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In Propositions equivalent to the completeness of the real numbers I started by asking "Can anyone point me to a reasonably comprehensive article (or book chapter) explaining which basic theorems of calculus are equivalent to the completeness axiom of the reals and which ones aren't?" and ended by speculating "Perhaps somebody wrote a beautiful Monthly article a few decades ago that explained things so clearly as to make the whole matter seem trivial, with the result that the article was forgotten? :-)"

Since the article I was looking for doesn't seem to exist, I decided to write one myself; the current draft can be found at http://jamespropp.org/reverse.pdf .

One issue I'm a little confused about is the relationship between truth and provability in this context. As I ask on the bottom of page 2 and the top of page 3, is saying "Every ordered ring $R$ satisfying property $P$ satisfies property $P'$" the same as saying "From the ordered field axioms plus the assumption that $P$ holds one can prove that $P'$ holds"?

I believe that they're not the same (because for instance the Riemann Hypothesis might be true but unprovable), but I'd like to hear from people who know more about foundations and model theory than I do.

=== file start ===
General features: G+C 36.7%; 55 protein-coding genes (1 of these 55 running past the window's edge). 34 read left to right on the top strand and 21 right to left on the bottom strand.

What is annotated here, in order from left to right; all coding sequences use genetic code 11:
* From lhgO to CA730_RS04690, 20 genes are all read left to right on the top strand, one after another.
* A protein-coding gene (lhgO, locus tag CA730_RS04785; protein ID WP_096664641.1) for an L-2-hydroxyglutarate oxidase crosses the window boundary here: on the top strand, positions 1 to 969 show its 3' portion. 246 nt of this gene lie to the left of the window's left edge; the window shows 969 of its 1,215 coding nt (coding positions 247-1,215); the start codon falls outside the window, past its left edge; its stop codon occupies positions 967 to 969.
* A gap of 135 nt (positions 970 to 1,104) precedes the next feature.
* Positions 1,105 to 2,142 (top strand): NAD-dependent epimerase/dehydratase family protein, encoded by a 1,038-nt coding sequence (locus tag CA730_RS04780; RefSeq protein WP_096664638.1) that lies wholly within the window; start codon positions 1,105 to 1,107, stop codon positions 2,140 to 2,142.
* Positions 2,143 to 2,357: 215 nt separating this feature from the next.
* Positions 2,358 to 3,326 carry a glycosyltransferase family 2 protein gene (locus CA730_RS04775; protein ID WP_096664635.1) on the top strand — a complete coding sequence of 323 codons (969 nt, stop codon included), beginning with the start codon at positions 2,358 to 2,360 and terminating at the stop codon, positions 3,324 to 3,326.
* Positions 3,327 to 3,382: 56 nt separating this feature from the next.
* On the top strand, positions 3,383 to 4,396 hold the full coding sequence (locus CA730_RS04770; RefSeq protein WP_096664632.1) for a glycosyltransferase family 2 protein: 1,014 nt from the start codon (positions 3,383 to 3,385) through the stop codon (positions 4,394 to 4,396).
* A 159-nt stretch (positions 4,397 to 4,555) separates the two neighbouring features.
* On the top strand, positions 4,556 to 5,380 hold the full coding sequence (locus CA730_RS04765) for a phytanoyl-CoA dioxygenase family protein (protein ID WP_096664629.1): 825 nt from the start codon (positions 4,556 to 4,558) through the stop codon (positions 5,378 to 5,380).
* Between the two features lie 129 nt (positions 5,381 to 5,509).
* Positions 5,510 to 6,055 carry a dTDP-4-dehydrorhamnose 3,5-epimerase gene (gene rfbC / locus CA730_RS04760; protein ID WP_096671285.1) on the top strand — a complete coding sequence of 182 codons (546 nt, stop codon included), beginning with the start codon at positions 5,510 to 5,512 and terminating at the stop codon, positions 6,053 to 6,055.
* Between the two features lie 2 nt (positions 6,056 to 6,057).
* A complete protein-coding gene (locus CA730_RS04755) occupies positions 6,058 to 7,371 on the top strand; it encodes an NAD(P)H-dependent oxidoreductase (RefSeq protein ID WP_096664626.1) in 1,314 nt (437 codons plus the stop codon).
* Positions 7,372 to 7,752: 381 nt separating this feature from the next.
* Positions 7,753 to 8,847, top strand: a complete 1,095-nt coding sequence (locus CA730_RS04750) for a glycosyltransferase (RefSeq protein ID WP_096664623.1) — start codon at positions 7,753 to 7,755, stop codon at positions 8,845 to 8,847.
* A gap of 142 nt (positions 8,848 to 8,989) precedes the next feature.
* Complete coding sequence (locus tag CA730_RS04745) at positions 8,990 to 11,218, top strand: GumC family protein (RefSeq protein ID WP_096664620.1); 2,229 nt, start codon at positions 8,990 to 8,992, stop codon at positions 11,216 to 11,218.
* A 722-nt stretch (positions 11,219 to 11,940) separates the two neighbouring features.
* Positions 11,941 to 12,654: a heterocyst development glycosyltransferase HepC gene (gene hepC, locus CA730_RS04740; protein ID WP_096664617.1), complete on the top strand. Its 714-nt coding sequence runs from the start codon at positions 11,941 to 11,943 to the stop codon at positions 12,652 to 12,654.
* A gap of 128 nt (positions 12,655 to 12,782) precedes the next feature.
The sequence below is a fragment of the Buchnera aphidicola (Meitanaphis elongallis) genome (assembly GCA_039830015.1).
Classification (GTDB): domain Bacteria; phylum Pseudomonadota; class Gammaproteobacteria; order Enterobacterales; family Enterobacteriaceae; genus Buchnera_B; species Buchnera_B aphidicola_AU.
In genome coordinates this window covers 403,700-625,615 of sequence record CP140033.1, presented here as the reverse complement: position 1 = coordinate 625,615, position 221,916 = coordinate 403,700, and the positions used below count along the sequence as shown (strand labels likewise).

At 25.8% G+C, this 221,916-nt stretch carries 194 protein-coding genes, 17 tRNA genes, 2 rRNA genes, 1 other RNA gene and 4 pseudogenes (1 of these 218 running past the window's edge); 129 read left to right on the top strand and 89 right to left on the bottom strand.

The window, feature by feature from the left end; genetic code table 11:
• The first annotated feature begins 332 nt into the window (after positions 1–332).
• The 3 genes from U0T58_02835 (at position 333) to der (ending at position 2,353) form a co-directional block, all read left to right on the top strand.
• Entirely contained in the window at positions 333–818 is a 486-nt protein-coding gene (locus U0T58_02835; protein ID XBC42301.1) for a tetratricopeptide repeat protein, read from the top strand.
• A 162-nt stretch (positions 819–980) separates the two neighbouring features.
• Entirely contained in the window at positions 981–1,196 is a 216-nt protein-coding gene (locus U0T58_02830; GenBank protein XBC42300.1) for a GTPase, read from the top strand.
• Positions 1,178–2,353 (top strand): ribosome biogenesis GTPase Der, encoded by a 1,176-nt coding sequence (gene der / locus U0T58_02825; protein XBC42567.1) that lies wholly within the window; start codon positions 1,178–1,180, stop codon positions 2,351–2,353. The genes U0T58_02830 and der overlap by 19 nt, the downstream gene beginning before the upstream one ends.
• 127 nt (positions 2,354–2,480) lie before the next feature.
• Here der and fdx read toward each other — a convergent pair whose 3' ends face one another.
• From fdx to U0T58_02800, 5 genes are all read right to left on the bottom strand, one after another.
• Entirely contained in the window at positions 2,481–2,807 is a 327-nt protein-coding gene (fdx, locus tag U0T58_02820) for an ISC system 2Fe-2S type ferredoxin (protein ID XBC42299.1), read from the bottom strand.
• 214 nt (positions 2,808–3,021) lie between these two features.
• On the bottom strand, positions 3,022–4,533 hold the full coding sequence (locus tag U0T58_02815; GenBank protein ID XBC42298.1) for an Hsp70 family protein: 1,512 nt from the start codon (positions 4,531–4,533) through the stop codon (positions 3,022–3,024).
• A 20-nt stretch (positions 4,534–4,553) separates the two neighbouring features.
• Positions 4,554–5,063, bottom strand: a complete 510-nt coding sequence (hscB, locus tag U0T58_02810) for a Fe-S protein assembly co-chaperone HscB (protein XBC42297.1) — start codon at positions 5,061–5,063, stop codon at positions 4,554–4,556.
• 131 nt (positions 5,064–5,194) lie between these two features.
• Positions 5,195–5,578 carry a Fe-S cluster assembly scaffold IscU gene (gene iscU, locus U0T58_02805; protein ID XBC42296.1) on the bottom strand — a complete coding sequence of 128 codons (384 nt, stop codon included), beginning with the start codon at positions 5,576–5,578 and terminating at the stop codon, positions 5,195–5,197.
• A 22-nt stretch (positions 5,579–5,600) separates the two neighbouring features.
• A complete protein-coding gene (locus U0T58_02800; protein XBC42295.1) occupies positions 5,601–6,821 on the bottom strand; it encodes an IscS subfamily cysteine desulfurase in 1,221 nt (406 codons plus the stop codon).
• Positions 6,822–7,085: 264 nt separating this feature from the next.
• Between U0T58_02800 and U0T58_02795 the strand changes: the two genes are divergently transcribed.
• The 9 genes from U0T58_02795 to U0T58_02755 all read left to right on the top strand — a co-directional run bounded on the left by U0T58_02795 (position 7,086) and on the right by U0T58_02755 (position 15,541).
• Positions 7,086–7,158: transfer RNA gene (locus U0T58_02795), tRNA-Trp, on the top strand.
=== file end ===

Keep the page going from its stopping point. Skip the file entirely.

All kinds of comments on the article are welcome, but comments on the truth-versus-provability issue are especially sought.

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Well, on the one hand, this is true if $P, P'$ are both first-order by the completeness theorem. On the other hand, you seem to be dealing with properties that aren't first-order... –  Qiaochu Yuan Jul 26 '11 at 19:46
No they are not. Consider rephrasing: every ring satisfies P implies P'. Then P implies P' is a true statement, but the chosen axiom system may lead to a logically incomplete theory, and the above statement may lie outside that theory. I think the general theory of rings may be undecidable, while certain extensions such as alg. Closed fields of a given characteristic are complete, and hence decidable. Gerhard "Ask Me About System Design" Paseman, 2011.07.26 –  Gerhard Paseman Jul 26 '11 at 19:53
Apparent typo on page 2: "much of a muchness"? –  Ricky Demer Jul 26 '11 at 19:55
On page 7, a sequence of Laurent polynomials converges if and only if the principal (en.wikipedia.org/wiki/Principal_part#Laurent_series_definition) part stabilizes and for every non-negative integer $n$, the sequence of coefficients of $\epsilon^n$ stabilizes. –  Ricky Demer Jul 26 '11 at 20:06
On page 9, $f$ isn't even defined at $0_R$, so it can't be continuous on $R$. –  Ricky Demer Jul 26 '11 at 20:10

3 Answers 3

up vote 10 down vote accepted

In your draft paper, you are using second-order logic with standard semantics over the (first-order) theory of ordered fields. What this means is that your structures are ordered fields (with the usual axioms) augmented with extra second-order structure: sets, functions, sequences, etc. You are using standard semantics because you are always considering all possible sets, functions, sequences, etc. For example, your continuous functions from an ordered field $R$ to itself are all possible functions from $R$ to $R$ that are continuous with respect to the order topology of $R$.

Unfortunately, there is no reasonable proof theory for second-order logic with standard semantics. More precisely, there is no deductive system which is simultaneously